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Dragon's Teeth by Steve Payne and Eric Oppen

Author says: John Adams was the only one of the first six US Presidents to have a male heir. What if his advocacy of a monarchical state revealed a dynastic ambition? Please note that the opinions expressed in this post do not necessarily reflect the views of the author(s).

In 1796, largely due to the destructive misbehaviour of John Adams the victor of the first contested American presidential election was Alexander Hamilton (pictured).

Nominally at least, Adams was Hamilton's senior in the Federalist Party however the Vice President had destroyed his revolutionary credentials by persisting in his advocacy of an American monarchy. Just a month into office, Adams had been labelled "his rotundity" in the Senate by arguing that George Washington should be addressed with the monikers "His Majesty the President" or "His High Mightiness" over the simple "President of the United States" that eventually won the debate.

A fact that was lost on no one was that the childless Washington was sterile, and the Vice President was almost alone amongst Founding Fathers in having a male heir, John Quincy Adams.

Thomas Jefferson was uncharacteristically drawn into the debate due to the indiscretion of a printer who repeated his harsh criticism of Adam's "Davila Papers". Never one to miss out on an argument, Adams accused Jefferson's anti-monarchism of being a Francophone in nature, stating that his former friend was sowing "Dragon's Teeth" in the new republic.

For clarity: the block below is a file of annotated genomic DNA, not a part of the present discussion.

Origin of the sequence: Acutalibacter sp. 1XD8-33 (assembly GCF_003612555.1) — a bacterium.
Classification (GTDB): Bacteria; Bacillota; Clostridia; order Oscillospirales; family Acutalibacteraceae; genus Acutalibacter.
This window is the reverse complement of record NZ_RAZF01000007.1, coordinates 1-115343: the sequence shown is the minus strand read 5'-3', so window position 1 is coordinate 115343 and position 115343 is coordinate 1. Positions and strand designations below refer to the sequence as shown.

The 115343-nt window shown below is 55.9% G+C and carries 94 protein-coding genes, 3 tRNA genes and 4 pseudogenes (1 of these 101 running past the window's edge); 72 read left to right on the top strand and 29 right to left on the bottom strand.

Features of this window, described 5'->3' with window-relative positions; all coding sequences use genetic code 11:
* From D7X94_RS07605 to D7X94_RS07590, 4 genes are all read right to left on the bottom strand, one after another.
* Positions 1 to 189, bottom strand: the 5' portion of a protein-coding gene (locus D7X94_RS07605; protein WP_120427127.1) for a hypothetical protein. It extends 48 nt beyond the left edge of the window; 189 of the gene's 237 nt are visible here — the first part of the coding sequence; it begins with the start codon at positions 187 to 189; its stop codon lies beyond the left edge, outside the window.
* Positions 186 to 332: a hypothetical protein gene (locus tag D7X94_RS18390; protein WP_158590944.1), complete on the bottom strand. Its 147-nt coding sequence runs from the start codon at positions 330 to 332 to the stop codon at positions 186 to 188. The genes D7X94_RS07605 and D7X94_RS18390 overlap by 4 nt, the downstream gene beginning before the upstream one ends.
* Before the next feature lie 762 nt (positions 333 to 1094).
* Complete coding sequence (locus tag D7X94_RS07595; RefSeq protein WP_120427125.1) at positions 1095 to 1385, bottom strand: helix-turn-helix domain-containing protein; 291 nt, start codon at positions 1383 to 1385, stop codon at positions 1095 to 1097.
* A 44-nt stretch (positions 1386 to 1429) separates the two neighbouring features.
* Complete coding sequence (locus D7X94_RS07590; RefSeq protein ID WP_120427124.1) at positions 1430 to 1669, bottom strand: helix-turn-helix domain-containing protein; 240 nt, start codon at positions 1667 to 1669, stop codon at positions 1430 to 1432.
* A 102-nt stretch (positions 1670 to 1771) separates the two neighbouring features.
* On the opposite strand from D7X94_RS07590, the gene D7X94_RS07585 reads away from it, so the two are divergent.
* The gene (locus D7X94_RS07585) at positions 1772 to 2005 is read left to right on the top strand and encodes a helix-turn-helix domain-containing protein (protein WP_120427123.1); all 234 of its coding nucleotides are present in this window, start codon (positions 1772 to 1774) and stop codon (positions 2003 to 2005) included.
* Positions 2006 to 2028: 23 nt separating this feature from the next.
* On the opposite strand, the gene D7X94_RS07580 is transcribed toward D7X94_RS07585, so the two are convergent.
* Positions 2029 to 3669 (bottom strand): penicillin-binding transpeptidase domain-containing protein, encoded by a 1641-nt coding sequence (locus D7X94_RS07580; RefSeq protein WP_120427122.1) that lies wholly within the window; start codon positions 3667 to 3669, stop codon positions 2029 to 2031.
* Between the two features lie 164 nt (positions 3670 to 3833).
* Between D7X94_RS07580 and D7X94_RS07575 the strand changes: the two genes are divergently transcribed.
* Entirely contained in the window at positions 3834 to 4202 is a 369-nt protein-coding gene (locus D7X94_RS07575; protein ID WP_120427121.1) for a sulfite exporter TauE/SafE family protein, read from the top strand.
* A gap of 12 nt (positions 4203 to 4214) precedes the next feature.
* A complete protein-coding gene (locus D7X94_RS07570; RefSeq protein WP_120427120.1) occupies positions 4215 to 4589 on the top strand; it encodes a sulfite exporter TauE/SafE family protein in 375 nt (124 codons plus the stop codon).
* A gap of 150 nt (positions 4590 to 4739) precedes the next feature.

Prior to the passage of the Twelve Amendment, the runner-up in the presidential race was elected Vice President and consequently Hamilton was saddled with Colonel Aaron Burr. But by irony of circumstance, this unlikely partnership saved the young republic. Because Hamilton made the stupendous error of raising and organizing an army to fight the French by invading the colonies of her ally, Spain.

Hamilton congratulated himself that he had succeeded in pulling the "Dragon's Teeth" by ensuring that America would not be drawn into the French system of thinking. And yet it was not the end of the French episode, because in 1803 Napoleon Bonaparte's brother-in-law General Charles Leclerc landed in Louisiana with twenty-thousand crack troops. Fortunately, Burr was a crackerjack soldier, who, as an emergency Commander-in-Chief, crushed the French at New Orleans.

Author says original content has been repurposed from both Wikipedia and Joseph J. Ellis, "Founding Fathers"..

Other Revolutionary Variants

End of the American Crisis Crushing defeat at Saratoga Louisiana Theft

Steve Payne and Eric Oppen

Editor and Guest Historians of Today in Alternate History, a Daily Updating Blog of Important Events In History That Never Occurred Today. Follow us on Facebook and Twitter.

Imagine what would be, if history had occurred a bit differently. Who says it didn't, somewhere? These fictional news items explore that possibility. Possibilities such as America becoming a Marxist superpower, aliens influencing human history in the 18th century and Teddy Roosevelt winning his 3rd term as president abound in this interesting fictional blog.


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